Now do you know what the Amazon Cloud is? Amazon and a number of other companies offer cloud computing. These are large collections of PCs that are in racks, and with a cloud, what you do is you buy time and you buy storage capacity. In fact my son has a company that does exactly this. And these clouds have advantages, they use less energy, and are less expensive than owning your own computer, but they were found on the Amazon Cloud. If you wanted to stop the Zeus botnet, or a botnet like that, and you say command and control is on the Amazon Cloud, what would you have to do? If we came to a national emergency, what would you have to do? You would have to turn off the Amazon Cloud. That would have a huge impact on the economy. In fact what happened, something like this happened in Kazakhstan and a service provider out there failed, or was taken offline somehow. I don’t think it’s known how it happened but 25 percent of the Zeus botnet was cut off as a consequence.
Now here’s another interesting development. In February this year a new botnet organization appears called SpyEye, it’s thought to be Russian, and it has a Zeus killer feature. That is to say, it will steal botnets from Zeus. So the bot wars have begun [laughs]. It’s a whole culture here that’s developing.
I also want to point out as I’ve suggested before that our networks really are vulnerable. You know in this country we really have a backbone that runs across country by large companies that have high capacity communication domestic channels. You’re all aware I’m sure that we have cables down to the seas, to Europe, to Asia, et cetera. They carry a lot of traffic; if those cables were taken out, that would severely disrupt the Internet. As I mentioned the routers and the DNS service can also be targeted; you know, by stealing data. The good news is that the DNS servers are being secured as we speak. I think .gov is now fully secure, they’re working on .com, and it should be, I’m told, within about two years, half of all of the different route zones associated with the last three letters in an IP address will be protected, so there is progress on that front. As I said local networks can be easily spoofed.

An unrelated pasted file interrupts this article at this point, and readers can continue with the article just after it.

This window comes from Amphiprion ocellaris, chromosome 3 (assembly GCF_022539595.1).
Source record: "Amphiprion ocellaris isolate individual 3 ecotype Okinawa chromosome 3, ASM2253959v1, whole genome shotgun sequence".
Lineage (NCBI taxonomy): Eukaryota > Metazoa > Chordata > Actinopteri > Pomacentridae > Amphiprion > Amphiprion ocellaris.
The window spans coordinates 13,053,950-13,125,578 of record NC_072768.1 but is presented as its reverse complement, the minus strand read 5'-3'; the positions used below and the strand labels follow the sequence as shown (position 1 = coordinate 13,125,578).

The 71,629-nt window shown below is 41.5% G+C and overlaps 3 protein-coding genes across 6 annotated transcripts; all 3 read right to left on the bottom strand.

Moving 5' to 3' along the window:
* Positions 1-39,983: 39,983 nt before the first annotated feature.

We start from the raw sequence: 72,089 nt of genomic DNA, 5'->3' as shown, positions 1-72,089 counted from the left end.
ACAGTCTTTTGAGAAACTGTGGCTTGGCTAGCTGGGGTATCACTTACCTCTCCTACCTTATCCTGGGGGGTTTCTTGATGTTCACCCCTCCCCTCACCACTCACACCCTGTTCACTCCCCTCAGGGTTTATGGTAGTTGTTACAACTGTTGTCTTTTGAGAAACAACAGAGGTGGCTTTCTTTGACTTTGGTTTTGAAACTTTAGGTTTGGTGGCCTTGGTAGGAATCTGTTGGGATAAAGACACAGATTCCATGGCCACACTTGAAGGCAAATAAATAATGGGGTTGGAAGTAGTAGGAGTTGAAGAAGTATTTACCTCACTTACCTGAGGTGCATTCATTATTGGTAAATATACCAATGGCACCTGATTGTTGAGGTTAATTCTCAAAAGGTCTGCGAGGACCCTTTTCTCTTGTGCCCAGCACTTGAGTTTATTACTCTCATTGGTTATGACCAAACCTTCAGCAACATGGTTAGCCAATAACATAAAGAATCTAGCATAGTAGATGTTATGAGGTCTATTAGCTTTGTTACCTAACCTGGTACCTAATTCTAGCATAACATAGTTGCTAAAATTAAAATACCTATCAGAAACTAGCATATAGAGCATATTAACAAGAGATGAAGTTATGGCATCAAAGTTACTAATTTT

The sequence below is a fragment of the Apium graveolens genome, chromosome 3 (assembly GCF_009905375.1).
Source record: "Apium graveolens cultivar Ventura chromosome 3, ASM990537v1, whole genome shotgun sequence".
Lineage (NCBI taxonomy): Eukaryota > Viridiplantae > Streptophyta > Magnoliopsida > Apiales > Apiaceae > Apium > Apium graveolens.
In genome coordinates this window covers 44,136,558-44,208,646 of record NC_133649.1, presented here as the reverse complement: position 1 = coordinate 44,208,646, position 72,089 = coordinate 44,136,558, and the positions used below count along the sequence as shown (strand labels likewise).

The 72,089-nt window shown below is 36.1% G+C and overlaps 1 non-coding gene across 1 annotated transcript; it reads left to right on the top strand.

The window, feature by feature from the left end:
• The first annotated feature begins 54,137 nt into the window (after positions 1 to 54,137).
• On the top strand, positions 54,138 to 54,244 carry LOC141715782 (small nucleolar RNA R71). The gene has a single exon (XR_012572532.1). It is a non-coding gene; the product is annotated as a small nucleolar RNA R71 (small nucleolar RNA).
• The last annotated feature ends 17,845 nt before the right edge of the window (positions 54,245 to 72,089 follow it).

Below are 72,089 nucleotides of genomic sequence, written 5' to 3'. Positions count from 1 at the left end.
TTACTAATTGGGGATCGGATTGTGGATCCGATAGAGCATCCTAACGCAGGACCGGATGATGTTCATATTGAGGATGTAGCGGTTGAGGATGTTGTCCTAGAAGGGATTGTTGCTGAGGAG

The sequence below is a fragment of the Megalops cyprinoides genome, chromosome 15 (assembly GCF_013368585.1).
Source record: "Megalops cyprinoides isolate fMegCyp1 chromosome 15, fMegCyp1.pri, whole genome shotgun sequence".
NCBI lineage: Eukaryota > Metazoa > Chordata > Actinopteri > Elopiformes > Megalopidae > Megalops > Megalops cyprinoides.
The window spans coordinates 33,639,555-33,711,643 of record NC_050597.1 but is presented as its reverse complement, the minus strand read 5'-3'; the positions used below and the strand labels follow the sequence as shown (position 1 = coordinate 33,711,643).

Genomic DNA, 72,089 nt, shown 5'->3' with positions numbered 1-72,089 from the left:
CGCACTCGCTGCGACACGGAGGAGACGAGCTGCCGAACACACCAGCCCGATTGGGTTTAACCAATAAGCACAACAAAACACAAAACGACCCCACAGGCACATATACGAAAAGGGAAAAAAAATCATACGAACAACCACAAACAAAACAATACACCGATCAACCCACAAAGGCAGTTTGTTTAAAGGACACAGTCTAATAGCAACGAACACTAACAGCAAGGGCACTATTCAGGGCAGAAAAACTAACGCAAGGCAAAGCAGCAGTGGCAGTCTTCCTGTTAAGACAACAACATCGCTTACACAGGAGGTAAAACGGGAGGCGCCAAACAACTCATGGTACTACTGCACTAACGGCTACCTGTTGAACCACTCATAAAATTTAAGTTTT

So let’s talk about handling attacks. Clearly nations need to improve their defenses. The bad news here, I came to the State Department, I started -- took an interest in this topic of security last year when I knew I was going to be serving as a Jefferson Science Fellow, and I thought initially that there would be a magic bullet that one could find and that you could make computers completely secure. I’m now persuaded that that’s not the case, that there’s always going to be a cat-and-mouse game. You’re going to have folks trying to fill the holes, attempting to find new defenses and the hackers are always going to be out there competing with you.
But what can be done is our systems can be -- in the short term -- is our systems can be more resilient. Back at my department at Brown we have a server that handles the mail. We also have a slave on that server, so when that server fails, the slave, that’s completely up-to-date, knows that the master has failed, and it will take over the mail service. Things of that sort are needed, you know? Increasing the bandwidth of our cables at critical locations on the Internet is also another way to deal with denial service attacks. But if that isn’t sufficient, we might just ask ourselves as a nation: What do we do next? Are we going to get aggressive? And then the question you should ask is: Does that put us at risk?
Now, before we talk about this risky aspect of things, I think it’s good to pause and ask, well: How serious could a cyber attack be? So I’m asking these as a question to you for -- these are rhetorical questions. Temporarily disabling the computers at Norfolk is not such a big deal, you know, in a couple of weeks or so they can be restored. But if you were to take out the computer systems in Washington D.C., how would you feel about that? Losing a million credit cards…that might be important to us. How many of you have lost a credit card? Had it stolen from you? Okay, me too, all right. So, you know that, we can live with that.
Here in this room, another Jefferson Science Fellow, Paul Kinter, last fall gave us a talk on space weather, and he talked about the GPS system. And pointed out that in the U.S. electrical grid, the GPS is being used to synchronize the local power suppliers. They used to use atomic clocks but they were too expensive, so they found they could do the same thing with GPS, so fine, they’re using GPS. He pointed out that if there were a major solar flare, lasting, I don’t know how long, I don’t remember how long it was, but, you know, a short while, that could disrupt these GPS receivers, and the effect could be to cause havoc with our electrical grid. If the military Internet were to be disabled, how would you feel about that? How would you think that would be an act of war, or…this is an interesting question. How about disrupting that bank clearance system? And you say okay, we’re going to freeze something like $2 or $3 trillion in transactions? That would be alarming I think, and certainly if you destroy the electrical power grid, I think that could get us quite exercised.